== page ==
2017-18 Grant Recipients

Dara Goodlink, PLTW Teacher

 Urey Middle School


I plan to use the Robotics Arena for the UMS Robotics club to participate in Robotic Challenges and practice for their Robotics competitions generally held in May. I would eventually like to hold my own exhibition Robotics tournament with other schools. We will use the Robotics Arena in the regular Robotics class to provide a maze to help students learn programming.

Dyan Phillips, Art Teacher

Urey Middle School


Students will be able to create a clay mug using the slab construction method that is both pleasing in design and in function.  The students loved the project. We had a hot chocolate party and the students were able to drink out of their mugs. This was one of the most successful and popular projects I have done in many years and I believe that students enjoyed both the process and the experience of using the art that they created.

Leslie Stec, Language Arts, Math and

Social Studies Teacher

Urey Middle School 


This grant will be used to purchase both new materials and also implement an incentive program. These funds will sustain Urey’s Reading RTI program through the remainder of the 2017-18 school year. Additionally, the novels will be available in the years to come as engaging choices. The texts for my 7th Grade Social Studies course will be utilized during the second semester as we study the water crisis and Vietnam War. Introducing students to captivating texts is not necessarily a ground-breaking idea. This, however, does not lessen its educational value. Introducing a student to a good book can turn even the most reluctant readers into enthusiastic participants. When you couple that with the small group setting that is in place in these courses, you give yourself a winning combination. My students beg to spend more time reading our books together. These are the students that will vehemently complain about SSR time. The difference is that I am putting exciting texts into their hands, and we are experiencing them together. 

Judy Moore & Donna Rummel 

Media Center

Urey Middle School


The Makerspace will allow students an informal introduction to coding in a self-directed manner. It will encourage experimentation and creativity. Studies on “play” and brain development show that “play also has important links to developing key skills that serve as a foundation for life-long success, including critical thinking, communication, problem solving, and collaboration. Often referred to as 21st century skills, these capabilities complement core subject matter knowledge and are highly valued in a world that is increasingly complex, competitive, and interconnected.”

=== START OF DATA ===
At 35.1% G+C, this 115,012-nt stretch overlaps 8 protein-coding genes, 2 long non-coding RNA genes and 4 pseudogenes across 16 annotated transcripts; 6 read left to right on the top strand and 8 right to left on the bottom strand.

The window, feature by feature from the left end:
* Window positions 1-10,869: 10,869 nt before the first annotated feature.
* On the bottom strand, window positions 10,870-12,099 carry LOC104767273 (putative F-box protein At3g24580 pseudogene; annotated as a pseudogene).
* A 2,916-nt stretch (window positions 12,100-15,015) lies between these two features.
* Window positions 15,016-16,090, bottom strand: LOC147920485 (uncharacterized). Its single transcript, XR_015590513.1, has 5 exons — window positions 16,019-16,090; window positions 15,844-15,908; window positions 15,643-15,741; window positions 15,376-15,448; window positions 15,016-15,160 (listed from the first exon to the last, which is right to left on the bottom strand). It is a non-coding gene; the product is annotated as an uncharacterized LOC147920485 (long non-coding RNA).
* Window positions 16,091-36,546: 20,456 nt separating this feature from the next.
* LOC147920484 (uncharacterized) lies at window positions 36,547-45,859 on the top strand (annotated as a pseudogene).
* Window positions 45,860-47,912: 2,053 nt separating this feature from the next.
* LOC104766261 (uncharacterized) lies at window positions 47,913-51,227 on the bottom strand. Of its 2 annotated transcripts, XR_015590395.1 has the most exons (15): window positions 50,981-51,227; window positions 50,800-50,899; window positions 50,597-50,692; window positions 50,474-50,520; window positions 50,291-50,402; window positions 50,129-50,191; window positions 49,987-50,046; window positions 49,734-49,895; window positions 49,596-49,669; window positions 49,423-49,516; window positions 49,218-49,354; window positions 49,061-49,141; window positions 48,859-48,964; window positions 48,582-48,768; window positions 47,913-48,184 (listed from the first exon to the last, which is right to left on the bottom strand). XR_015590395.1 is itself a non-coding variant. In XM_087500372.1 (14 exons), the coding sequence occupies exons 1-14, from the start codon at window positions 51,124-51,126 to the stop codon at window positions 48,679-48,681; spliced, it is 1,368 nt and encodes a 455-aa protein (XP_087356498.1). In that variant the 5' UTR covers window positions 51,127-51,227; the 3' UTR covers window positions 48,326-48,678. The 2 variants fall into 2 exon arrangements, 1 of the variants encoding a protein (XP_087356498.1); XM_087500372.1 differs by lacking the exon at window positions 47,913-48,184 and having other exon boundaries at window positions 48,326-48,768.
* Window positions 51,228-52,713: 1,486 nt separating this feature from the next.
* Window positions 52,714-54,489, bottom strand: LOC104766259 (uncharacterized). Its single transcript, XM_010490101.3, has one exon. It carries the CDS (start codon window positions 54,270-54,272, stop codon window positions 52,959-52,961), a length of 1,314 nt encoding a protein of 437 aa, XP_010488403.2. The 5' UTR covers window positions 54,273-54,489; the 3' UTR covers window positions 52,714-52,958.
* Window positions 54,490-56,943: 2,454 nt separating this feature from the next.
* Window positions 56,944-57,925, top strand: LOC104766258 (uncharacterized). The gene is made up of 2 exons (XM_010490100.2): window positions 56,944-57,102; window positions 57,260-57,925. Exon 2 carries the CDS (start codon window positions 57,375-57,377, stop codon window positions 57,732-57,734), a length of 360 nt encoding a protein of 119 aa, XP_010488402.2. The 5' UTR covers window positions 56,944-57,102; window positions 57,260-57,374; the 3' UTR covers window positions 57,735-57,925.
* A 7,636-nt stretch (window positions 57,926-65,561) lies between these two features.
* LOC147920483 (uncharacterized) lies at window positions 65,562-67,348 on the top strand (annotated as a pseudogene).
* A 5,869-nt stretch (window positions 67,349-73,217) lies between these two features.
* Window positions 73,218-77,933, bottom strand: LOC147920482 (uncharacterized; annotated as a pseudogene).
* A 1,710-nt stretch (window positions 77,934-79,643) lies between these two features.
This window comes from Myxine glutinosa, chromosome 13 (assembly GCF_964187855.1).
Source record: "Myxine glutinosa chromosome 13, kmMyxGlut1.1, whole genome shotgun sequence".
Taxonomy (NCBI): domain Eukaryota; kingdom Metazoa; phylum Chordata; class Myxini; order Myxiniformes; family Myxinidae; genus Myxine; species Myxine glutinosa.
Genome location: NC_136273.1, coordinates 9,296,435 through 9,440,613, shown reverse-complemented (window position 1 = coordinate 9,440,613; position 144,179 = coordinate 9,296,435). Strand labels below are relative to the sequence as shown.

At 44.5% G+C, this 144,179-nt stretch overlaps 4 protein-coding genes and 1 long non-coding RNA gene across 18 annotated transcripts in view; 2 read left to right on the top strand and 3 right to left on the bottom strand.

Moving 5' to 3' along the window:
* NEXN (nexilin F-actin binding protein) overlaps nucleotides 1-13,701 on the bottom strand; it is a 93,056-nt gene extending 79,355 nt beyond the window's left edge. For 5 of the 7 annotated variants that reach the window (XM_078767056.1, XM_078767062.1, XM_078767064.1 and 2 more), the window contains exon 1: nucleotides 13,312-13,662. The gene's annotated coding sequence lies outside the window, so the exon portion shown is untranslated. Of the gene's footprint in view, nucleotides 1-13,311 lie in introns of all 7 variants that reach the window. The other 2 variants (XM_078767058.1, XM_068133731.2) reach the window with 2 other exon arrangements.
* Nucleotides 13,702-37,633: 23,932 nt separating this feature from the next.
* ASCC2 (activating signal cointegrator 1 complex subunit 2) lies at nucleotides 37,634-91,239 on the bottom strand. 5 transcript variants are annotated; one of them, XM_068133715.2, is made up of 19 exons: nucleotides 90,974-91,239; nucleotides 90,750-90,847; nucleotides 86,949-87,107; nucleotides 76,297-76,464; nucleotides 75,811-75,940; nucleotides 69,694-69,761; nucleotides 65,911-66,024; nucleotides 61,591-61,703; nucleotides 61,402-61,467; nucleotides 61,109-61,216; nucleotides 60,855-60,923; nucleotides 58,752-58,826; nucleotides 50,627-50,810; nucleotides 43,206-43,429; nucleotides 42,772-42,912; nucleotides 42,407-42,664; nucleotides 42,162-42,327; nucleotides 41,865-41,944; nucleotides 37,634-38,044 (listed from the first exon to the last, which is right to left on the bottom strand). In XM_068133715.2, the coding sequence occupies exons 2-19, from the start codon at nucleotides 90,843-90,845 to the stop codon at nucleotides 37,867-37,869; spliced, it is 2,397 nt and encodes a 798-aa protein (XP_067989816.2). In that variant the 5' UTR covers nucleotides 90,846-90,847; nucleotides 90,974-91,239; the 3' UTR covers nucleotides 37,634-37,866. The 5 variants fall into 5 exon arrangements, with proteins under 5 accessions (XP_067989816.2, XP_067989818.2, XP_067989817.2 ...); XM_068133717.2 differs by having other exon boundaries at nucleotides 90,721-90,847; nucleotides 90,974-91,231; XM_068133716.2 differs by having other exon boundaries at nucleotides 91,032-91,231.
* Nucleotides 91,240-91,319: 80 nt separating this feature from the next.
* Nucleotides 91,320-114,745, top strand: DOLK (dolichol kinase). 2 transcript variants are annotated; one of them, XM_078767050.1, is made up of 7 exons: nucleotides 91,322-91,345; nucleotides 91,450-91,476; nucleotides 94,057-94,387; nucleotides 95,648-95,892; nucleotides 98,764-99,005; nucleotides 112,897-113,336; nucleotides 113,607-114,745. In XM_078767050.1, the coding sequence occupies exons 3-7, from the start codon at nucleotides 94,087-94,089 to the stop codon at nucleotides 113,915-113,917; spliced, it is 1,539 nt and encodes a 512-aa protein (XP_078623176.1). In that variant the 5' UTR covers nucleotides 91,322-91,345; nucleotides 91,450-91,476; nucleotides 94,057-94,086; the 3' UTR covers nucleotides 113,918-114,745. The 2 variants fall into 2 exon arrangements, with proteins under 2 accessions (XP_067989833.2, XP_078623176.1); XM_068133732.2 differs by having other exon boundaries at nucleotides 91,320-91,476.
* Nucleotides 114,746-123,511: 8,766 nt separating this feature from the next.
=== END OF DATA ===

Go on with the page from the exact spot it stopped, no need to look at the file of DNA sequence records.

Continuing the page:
Jennifer Traub, 5th Grade Teacher

North Liberty Elementary School


Project Lead the Way is a hands on technology enhanced program that allows students to learn through problem based learning. Through PLTW, students will need to use a tablet to create KWL charts, research information through applications, and build simple machines, toys, and robots. Students will be engaged by interacting with the robotics kits as well as the tablets to help instruct and create. The use of tablets is mandatory for the PLTW curriculum of Robotics and Automation.

Amy Weiss, Title One Director



This project will bring Californian author and illustrator, A.J. Cosmo to all John Glenn School Corporation first and second grade students via an interactive web-based visit to each classroom. We will incorporate current technology initiatives as students read Cosmo’s books prior to his visit via their classroom iPads, then experience a live visit to the classroom on their classroom Smartboard.

Dawn Marks, 4th Grade Teacher

North Liberty Elementary School


The iPads will help successfully implement the PLTW program by allowing the students to be fully immersed in the program and receive maximum benefit. Through use of the iPads along with the PLTW program, we will be addressing all of the eight engineering process standards in 4th grade. Students will also explore four of the five physical science standards as well as all three of the engineering standards. The PLTW program provides the following information: Research demonstrates that PLTW students outperform their peers in school, are better prepared for post-secondary studies, and are more likely to consider careers as scientists, technology experts, engineers, mathematicians, healthcare providers, and researchers compared to their non-PLTW peers. Students and PLTW programs relevant, inspiring, engaging, and foundational to their future success.

Kay Freehauf, Science Teacher

John Glenn High School


I would like the students to learn about homeostasis of the human body by studying how that is maintained at extreme environments. They will be reading a nonfiction book with actual examples of people surviving in many different extreme environments: ocean, mountains, desert etc. It is part of our school goal to increase information literacy, so this will also be incorporated into the lessons.

Kurt Foster, Weight Training

John Glenn High School


I wish to provide more recognition to the students and student athletes of John Glenn that choose to commit themselves to becoming stronger, healthier individuals. Currently eighty three students are enrolled in an athletic development/strength training class. I also work with students after school (numbers vary depending on the season) to help develop strength and athleticism for their athletic teams. This grant will help address district goals by giving our student athletes another avenue in which they can excel and achieve. As of now, we do not have a record board in the weight room. This will give our students a visual tracking, so they can work towards their goals on a daily basis.